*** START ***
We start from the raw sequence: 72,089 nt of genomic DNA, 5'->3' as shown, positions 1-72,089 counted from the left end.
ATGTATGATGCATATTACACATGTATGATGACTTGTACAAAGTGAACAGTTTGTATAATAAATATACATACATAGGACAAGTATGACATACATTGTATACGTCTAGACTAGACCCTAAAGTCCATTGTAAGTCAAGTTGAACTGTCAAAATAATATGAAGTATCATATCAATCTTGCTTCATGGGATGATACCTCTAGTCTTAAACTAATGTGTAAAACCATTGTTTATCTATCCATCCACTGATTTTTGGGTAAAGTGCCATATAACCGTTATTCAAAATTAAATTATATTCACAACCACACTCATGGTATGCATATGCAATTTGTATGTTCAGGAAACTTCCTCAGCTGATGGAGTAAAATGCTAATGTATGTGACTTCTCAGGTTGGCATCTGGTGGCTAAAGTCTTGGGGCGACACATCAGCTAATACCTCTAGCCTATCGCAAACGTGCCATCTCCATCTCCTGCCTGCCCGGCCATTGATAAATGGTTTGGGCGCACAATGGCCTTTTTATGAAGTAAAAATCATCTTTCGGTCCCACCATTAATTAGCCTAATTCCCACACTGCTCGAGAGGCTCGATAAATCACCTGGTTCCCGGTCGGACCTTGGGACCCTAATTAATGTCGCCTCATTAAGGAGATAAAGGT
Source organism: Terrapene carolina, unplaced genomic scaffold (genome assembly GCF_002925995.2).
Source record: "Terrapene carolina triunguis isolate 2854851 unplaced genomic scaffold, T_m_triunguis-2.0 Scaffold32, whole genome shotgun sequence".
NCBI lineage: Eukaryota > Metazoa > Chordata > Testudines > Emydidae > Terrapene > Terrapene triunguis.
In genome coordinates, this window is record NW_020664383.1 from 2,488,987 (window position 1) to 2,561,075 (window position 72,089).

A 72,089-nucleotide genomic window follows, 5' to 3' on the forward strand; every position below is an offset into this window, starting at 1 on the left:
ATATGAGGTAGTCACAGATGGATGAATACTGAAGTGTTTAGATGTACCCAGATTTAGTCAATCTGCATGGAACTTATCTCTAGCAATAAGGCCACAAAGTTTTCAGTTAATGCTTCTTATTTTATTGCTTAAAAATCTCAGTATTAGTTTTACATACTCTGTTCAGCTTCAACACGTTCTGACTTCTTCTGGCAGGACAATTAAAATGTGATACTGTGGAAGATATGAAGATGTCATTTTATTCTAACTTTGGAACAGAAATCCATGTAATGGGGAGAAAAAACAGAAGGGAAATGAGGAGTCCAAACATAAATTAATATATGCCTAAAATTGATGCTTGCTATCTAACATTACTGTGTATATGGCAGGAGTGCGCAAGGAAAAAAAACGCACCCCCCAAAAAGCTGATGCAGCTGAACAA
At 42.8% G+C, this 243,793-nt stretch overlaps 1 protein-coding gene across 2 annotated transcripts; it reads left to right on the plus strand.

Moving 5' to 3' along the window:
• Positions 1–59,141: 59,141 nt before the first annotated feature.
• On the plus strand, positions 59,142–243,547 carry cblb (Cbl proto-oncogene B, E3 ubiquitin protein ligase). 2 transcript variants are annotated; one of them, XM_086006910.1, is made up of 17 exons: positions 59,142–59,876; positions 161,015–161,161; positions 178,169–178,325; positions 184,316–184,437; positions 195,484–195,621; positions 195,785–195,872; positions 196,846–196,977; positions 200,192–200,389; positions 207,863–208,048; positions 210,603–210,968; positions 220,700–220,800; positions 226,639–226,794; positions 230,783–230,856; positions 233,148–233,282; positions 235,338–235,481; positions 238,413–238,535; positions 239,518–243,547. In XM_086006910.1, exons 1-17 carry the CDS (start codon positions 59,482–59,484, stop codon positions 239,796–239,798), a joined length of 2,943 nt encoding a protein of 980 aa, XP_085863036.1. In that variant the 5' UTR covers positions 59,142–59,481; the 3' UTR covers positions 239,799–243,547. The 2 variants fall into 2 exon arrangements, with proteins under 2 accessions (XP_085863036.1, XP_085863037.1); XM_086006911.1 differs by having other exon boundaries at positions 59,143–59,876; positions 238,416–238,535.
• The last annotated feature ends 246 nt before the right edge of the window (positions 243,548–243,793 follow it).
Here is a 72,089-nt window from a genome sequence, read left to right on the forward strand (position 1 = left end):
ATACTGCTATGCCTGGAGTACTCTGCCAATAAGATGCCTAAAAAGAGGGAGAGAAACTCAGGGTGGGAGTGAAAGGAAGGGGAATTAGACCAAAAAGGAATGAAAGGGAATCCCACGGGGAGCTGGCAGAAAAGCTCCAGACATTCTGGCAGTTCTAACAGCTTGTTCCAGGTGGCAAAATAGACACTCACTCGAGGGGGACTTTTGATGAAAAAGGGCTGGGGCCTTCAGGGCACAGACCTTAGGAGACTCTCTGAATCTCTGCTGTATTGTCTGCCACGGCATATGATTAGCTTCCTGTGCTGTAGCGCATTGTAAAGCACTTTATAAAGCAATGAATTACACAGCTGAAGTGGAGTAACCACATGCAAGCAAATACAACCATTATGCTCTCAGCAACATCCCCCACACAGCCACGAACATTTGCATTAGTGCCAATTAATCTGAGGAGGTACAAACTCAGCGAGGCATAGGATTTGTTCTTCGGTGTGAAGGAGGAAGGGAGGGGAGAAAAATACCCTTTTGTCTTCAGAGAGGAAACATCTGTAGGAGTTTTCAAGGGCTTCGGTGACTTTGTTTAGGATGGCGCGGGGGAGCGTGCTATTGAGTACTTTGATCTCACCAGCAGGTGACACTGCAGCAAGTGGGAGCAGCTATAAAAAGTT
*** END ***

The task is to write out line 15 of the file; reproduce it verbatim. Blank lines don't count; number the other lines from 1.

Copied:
ATACTGCTATGCCTGGAGTACTCTGCCAATAAGATGCCTAAAAAGAGGGAGAGAAACTCAGGGTGGGAGTGAAAGGAAGGGGAATTAGACCAAAAAGGAATGAAAGGGAATCCCACGGGGAGCTGGCAGAAAAGCTCCAGACATTCTGGCAGTTCTAACAGCTTGTTCCAGGTGGCAAAATAGACACTCACTCGAGGGGGACTTTTGATGAAAAAGGGCTGGGGCCTTCAGGGCACAGACCTTAGGAGACTCTCTGAATCTCTGCTGTATTGTCTGCCACGGCATATGATTAGCTTCCTGTGCTGTAGCGCATTGTAAAGCACTTTATAAAGCAATGAATTACACAGCTGAAGTGGAGTAACCACATGCAAGCAAATACAACCATTATGCTCTCAGCAACATCCCCCACACAGCCACGAACATTTGCATTAGTGCCAATTAATCTGAGGAGGTACAAACTCAGCGAGGCATAGGATTTGTTCTTCGGTGTGAAGGAGGAAGGGAGGGGAGAAAAATACCCTTTTGTCTTCAGAGAGGAAACATCTGTAGGAGTTTTCAAGGGCTTCGGTGACTTTGTTTAGGATGGCGCGGGGGAGCGTGCTATTGAGTACTTTGATCTCACCAGCAGGTGACACTGCAGCAAGTGGGAGCAGCTATAAAAAGTT